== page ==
If you’re travelling long distances in Japan, this pass could provide excellent value, and you can even reserve one online up to three months in advance.
|7-day||39,600 YEN||19,800 YEN||29,650 YEN||14,820 YEN|
|14-day||64,120 YEN||32,060 YEN||47,250 YEN||23,620 YEN|
|21-day||83,390 YEN||41,690 YEN||60,450 YEN||30,220 YEN|
Prices for exchange orders at overseas JR-designated sales office or agency
However, do note that these passes costs extra to purchase through the official JR Pass website or at ticketing offices. You can get cheaper prices by purchasing an “exchange order” at an overseas JR-designated sales office or agency such as japanrailpass.com.
If you’ve already have an itinerary planned out and are intending to tour a specific region, it might be cheaper to buy other rail passes or just use the prepaid Suica card, Japan’s version of EZ-link.
As everyone’s itinerary is different, you’ll need to do your own calculations to determine if it is worth to get one of Japan’s many rail passes.
7. Learn Basic Japanese
If your vocabulary is only limited to “konnichiwassup” and “arigathanks”, you’ll seriously want to consider learning some proper Japanese before stepping into Japan.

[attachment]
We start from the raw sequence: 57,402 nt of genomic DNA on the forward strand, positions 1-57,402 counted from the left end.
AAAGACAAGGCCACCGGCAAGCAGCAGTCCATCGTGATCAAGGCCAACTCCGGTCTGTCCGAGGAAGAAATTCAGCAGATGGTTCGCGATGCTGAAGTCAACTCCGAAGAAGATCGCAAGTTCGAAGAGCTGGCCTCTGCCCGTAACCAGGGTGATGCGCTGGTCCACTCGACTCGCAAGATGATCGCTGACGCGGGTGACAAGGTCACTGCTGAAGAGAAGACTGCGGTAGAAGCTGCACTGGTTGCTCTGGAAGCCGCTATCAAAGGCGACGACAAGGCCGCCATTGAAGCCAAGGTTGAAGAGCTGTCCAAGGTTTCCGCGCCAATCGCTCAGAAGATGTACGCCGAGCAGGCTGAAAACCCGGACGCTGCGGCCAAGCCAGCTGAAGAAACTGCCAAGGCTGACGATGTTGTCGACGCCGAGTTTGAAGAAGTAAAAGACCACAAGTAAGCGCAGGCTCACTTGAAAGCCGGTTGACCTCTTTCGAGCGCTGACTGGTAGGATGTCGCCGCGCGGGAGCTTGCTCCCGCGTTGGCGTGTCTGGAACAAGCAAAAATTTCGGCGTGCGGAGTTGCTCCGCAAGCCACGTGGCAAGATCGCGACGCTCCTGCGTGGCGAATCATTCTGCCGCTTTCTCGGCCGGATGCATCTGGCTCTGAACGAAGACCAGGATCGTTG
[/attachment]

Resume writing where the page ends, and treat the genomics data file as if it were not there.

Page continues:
While you can use Google translate to a limited extent, you’ll find that the language barrier is pretty significant as most Japanese understand a bit of English at best. But that’s only if we’re talking about those in Tokyo who are used to foreigners.
If you’re venturing into the rural areas of Japan, most of the folk there do not speak English at all, so you’ll need to have some basic Japanese under your belt.
Learning basic Japanese isn’t all too hard, and you can start with free apps like Duolingo to get you started.
Moreover, there are plenty of YouTube videos to help you get prepped for your Japanese holiday.
Some basic Japanese phrases that you can memorise right now are:
- Konnichiwa – Japanese for “Hello”
- Arigatou Gozaimasu – Japanese for “Thank you very much” (Use this instead of “Arigatou” so you won’t sound rude)
- Hai – Japanese for “Yes”
- Sumimasen – Japanese for “excuse me”
- Ikura desuka? – Japanese for “How much (is this)?”
Apart from learning the language, do take some time to learn and avoid gaijin (foreigner) mistakes that many tourists make in Japan.
For example, in Tokyo, it is common etiquette to stand on the left side of the escalator if you’re not in a rush. Otherwise, you may annoy others who are in a hurry and you’re blocking their path. In Osaka, the “slow/standing” lane is on the right side.
- Do check out Klook and other similar sites as you may be able to find cheaper accommodations and experiences while enjoying cashback.
- Try to avoid the usual touristy restaurants as they may serve you a gaijin menu with inflated prices. Instead, explore local eateries for some of the best of Japanese cuisine.
- Consider renting a pocket WIFI while you’re there and remember to bring your portable charger as Google will be your best friend when navigating in Japan.